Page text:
I don't remember what was that compiler (or rather, toolchain) but it was for 8-bit Microchip PICs, so it's obviously non-free/not open-source.


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PostPosted: Fri Nov 04, 2016 9:22 am 
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Personally I already had much thoughts about this. The answer is that in the best case (no function pointers, no multithreading, no interrupts coded in a HLL), the problem is solvable, although not as easily as it first seems.

You could consider it "stack flattening", or just stack allocation at compile time, in the end it is the same thing. It cannot be done at compile time, but only at link time, and obviously, when linking the final part with the main function.

Something that can be difficult is to instruct the linker to include some code if stack flattening/compile time stack allocation was successful, and another code it it wasn't. In practice it'd look like that :
[code]
.if stack_flattended
lda #initial value
sta somewhere
.else
lda #initial value
pha
.endif

This conditional code needs to be resolved at link time, if the variable "somewhere" is dynamically allocated, it is on the stack, and if not, it is in a fixed location. Note that the whole toolchain (assembler, and linker) needs to support this feature, not just the compiler. This can be a problem.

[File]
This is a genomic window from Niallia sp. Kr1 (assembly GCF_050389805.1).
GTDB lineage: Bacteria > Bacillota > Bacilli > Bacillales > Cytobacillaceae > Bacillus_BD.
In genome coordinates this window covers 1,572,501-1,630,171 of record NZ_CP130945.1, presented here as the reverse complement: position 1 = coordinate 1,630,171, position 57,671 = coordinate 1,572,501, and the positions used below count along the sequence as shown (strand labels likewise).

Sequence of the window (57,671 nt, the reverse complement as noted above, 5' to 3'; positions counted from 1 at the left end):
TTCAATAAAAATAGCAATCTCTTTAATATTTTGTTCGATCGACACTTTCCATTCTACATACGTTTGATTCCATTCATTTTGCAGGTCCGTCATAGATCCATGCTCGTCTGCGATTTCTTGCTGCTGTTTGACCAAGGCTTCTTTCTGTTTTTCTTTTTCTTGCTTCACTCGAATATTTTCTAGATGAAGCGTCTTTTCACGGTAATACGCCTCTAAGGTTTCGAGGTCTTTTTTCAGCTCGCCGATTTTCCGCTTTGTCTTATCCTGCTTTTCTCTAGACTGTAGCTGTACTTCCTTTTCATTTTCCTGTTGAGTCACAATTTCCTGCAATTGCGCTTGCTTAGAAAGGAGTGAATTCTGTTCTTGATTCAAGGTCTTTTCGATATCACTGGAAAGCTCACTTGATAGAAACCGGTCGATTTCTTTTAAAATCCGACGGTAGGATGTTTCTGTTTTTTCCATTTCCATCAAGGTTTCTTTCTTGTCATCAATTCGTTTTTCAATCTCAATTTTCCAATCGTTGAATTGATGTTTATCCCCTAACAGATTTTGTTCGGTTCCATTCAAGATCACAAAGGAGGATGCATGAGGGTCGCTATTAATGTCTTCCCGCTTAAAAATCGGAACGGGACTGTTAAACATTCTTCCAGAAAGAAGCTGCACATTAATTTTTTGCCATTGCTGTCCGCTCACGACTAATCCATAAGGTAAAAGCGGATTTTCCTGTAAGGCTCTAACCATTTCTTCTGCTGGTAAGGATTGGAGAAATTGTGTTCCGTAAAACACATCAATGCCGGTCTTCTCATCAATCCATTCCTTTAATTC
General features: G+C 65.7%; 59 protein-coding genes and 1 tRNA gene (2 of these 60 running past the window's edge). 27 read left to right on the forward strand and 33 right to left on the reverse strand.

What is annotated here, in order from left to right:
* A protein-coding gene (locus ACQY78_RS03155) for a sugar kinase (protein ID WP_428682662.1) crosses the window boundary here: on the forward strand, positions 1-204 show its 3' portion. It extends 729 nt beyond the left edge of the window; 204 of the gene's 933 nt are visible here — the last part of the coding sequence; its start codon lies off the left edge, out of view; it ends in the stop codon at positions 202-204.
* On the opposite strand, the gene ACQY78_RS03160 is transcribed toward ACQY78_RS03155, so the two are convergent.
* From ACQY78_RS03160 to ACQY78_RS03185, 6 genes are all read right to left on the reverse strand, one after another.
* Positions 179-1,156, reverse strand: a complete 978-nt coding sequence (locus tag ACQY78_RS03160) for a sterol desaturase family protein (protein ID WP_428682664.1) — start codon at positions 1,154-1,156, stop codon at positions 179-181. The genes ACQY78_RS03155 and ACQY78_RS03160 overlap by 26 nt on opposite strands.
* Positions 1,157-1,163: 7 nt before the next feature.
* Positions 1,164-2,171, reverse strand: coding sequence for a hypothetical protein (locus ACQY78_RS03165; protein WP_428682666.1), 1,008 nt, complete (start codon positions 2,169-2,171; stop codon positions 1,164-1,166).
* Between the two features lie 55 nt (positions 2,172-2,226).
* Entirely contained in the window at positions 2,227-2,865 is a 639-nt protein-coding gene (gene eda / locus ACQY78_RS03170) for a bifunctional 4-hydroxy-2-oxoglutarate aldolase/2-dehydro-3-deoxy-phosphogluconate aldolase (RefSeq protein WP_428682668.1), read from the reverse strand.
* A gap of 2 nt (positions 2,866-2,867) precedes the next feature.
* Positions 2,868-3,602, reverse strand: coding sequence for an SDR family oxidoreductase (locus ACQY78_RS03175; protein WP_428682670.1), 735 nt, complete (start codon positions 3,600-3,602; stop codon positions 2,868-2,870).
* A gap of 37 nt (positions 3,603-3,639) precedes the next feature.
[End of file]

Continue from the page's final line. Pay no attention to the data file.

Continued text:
Another approach would be simply wasting bytes for local variables everywhere considering they are not optimized. It wastes ram, sure but would end up still more efficient than dynamic runtime stack allocation.


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PostPosted: Fri Nov 04, 2016 9:56 am 
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Bregalad wrote:
Personally I already had much thoughts about this. The answer is that in the best case (no function pointers, no multithreading, no interrupts coded in a HLL), the problem is solvable, although not as easily as it first seems.

And in at least the assembly programs that I've coded, polymorphism is through an index into an array of function pointers rather than actually storing a function pointer in a variable that lasts more than a dozen cycles. I plan to give my preprocessor/allocator a keyword to recognize at least RTS Trick tables.

Quote:
Something that can be difficult is to instruct the linker to include some code if stack flattening/compile time stack allocation was successful, and another code it it wasn't.

The allocation method would be considered part of the ABI, and that's provided to both the compiler and the linker.

Quote:
Another approach would be simply wasting bytes for local variables everywhere considering they are not optimized. It wastes ram, sure but would end up still more efficient than dynamic runtime stack allocation.